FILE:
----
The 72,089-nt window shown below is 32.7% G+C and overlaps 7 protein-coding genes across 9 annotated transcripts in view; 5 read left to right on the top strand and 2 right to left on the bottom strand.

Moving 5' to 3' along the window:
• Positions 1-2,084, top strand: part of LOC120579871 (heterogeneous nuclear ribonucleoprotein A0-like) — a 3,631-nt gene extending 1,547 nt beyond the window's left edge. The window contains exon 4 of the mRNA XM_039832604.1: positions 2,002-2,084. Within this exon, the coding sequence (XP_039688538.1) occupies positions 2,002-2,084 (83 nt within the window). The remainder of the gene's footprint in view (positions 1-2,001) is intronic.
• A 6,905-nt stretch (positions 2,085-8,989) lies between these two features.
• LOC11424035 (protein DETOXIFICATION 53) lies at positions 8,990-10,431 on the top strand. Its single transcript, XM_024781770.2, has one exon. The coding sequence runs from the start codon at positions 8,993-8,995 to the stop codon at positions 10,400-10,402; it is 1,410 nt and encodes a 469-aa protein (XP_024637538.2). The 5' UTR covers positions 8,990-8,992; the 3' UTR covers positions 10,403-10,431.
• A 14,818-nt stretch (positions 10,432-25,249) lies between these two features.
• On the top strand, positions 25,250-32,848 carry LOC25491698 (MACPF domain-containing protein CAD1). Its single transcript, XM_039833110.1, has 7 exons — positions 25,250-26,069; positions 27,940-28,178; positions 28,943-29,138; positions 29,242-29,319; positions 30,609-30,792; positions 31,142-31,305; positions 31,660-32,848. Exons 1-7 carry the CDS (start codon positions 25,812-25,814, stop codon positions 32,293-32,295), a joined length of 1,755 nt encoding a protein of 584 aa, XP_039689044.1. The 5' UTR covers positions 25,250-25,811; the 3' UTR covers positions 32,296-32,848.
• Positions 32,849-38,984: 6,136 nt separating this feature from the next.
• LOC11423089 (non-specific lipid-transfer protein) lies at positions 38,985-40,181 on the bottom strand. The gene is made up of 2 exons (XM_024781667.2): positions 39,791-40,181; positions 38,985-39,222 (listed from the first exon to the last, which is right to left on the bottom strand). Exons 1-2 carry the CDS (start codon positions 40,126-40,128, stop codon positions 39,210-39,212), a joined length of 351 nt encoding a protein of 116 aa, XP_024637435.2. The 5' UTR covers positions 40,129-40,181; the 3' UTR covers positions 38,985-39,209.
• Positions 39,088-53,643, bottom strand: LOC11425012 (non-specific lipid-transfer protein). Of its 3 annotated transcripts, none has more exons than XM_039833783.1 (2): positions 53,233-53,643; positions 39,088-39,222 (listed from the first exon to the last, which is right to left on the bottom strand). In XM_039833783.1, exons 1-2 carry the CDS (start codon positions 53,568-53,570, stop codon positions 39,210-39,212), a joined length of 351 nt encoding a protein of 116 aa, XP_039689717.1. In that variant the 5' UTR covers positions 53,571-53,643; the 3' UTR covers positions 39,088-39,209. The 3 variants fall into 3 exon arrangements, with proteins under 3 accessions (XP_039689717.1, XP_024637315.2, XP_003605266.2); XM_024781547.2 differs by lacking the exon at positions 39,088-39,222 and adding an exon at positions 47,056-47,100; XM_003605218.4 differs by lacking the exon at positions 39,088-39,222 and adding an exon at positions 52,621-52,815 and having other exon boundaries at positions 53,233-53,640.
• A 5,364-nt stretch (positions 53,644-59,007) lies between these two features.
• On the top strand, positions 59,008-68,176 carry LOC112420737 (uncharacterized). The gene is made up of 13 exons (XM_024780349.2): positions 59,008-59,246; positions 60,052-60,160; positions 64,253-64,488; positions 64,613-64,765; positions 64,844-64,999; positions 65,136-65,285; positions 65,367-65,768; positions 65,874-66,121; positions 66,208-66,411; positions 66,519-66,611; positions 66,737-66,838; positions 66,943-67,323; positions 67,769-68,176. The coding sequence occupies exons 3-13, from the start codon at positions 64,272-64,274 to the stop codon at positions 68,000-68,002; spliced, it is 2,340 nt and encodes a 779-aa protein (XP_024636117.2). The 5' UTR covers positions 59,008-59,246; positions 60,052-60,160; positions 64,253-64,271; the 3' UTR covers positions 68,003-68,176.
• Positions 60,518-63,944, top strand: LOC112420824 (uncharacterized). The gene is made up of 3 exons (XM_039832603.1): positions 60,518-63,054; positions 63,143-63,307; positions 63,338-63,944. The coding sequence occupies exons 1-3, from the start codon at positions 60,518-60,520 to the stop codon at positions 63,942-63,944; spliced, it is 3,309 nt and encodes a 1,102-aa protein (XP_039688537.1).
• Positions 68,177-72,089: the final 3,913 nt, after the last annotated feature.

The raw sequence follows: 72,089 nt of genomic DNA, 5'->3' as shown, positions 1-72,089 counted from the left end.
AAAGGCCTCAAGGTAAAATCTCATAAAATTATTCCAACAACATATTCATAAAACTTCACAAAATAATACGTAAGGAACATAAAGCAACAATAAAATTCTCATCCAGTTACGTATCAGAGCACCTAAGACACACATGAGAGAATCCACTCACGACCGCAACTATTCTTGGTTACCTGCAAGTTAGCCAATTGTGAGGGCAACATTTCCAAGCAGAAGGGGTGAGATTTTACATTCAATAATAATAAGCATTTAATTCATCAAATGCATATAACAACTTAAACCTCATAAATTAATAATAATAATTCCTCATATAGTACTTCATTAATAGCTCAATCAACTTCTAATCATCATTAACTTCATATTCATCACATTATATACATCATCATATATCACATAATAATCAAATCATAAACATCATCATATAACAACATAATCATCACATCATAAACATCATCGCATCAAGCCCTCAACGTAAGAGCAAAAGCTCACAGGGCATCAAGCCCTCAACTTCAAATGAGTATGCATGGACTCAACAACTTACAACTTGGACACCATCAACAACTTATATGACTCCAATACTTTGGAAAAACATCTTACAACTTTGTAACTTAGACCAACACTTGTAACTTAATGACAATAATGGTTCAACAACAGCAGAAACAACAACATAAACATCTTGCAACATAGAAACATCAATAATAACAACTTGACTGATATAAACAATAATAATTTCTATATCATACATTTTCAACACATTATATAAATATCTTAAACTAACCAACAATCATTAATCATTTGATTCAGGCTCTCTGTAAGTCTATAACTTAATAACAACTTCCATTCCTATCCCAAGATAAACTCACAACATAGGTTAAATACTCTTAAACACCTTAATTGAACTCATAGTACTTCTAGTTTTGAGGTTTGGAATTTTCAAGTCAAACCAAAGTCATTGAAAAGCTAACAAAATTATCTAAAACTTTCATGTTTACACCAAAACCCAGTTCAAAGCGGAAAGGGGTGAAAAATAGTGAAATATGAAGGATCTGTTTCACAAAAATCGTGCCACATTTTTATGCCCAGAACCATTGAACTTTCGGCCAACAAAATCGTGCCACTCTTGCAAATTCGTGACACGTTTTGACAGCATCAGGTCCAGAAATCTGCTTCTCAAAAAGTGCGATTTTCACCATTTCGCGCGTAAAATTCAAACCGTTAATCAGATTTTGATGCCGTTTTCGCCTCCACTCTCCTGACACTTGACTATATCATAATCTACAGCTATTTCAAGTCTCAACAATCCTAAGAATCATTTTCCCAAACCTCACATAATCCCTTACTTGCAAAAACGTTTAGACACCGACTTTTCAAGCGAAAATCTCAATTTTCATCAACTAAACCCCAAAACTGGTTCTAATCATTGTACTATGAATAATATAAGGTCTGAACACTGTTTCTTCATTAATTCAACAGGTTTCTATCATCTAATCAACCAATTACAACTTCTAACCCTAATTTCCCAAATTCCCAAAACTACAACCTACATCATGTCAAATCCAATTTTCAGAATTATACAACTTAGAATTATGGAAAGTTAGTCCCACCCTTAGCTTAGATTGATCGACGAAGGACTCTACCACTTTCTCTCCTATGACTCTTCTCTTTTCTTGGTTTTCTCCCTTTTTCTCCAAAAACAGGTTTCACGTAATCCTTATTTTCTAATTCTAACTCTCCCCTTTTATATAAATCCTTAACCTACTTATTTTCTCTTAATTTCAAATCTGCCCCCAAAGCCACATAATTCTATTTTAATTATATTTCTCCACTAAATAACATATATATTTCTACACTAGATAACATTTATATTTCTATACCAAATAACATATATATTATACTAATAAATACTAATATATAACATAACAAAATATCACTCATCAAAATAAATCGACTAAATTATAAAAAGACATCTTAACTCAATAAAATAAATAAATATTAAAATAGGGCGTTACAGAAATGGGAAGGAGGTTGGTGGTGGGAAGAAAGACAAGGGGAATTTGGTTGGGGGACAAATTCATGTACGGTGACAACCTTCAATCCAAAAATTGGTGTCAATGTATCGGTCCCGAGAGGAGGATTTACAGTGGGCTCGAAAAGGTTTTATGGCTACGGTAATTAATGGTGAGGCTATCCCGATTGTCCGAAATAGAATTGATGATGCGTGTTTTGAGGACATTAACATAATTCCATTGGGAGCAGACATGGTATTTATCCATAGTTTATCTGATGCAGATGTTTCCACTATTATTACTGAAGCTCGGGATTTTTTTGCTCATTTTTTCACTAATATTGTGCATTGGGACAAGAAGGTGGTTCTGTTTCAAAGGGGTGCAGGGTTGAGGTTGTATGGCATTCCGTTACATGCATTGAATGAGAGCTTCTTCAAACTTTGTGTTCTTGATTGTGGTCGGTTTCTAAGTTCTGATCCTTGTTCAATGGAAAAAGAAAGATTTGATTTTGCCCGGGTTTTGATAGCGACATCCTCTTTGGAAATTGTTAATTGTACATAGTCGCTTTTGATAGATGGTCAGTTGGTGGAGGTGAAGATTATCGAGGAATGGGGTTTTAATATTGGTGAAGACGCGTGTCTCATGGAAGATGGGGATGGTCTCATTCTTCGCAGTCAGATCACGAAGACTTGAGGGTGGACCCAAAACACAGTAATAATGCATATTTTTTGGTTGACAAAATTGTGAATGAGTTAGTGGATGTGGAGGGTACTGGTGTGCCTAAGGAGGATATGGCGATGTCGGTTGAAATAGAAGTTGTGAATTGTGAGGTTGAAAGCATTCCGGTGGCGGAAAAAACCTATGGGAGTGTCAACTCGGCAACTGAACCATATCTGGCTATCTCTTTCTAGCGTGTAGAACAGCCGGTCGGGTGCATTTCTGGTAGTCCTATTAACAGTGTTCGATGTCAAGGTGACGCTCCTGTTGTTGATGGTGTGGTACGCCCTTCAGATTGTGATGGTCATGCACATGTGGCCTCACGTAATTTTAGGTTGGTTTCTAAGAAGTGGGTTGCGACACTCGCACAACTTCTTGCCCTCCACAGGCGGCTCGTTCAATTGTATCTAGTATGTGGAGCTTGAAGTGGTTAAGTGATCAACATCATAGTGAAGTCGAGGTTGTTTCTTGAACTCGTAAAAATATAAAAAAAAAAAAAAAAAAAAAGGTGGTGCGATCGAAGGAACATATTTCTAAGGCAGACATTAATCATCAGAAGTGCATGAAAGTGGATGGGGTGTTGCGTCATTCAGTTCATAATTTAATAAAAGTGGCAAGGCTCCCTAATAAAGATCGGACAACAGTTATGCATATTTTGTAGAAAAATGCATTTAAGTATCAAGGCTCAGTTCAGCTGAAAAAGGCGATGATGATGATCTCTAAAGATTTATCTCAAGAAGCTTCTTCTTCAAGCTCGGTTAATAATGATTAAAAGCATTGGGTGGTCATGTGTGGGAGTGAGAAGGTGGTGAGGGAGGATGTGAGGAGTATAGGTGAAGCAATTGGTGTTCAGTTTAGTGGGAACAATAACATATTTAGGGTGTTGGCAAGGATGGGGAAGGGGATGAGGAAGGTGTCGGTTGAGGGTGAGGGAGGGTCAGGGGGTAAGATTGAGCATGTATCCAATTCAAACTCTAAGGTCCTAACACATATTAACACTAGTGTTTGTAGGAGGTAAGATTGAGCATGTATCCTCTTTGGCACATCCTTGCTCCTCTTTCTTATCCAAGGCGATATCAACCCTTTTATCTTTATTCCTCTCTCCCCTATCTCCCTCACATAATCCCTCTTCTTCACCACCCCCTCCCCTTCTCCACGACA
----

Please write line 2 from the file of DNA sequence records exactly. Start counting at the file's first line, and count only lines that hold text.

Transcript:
Moving 5' to 3' along the window: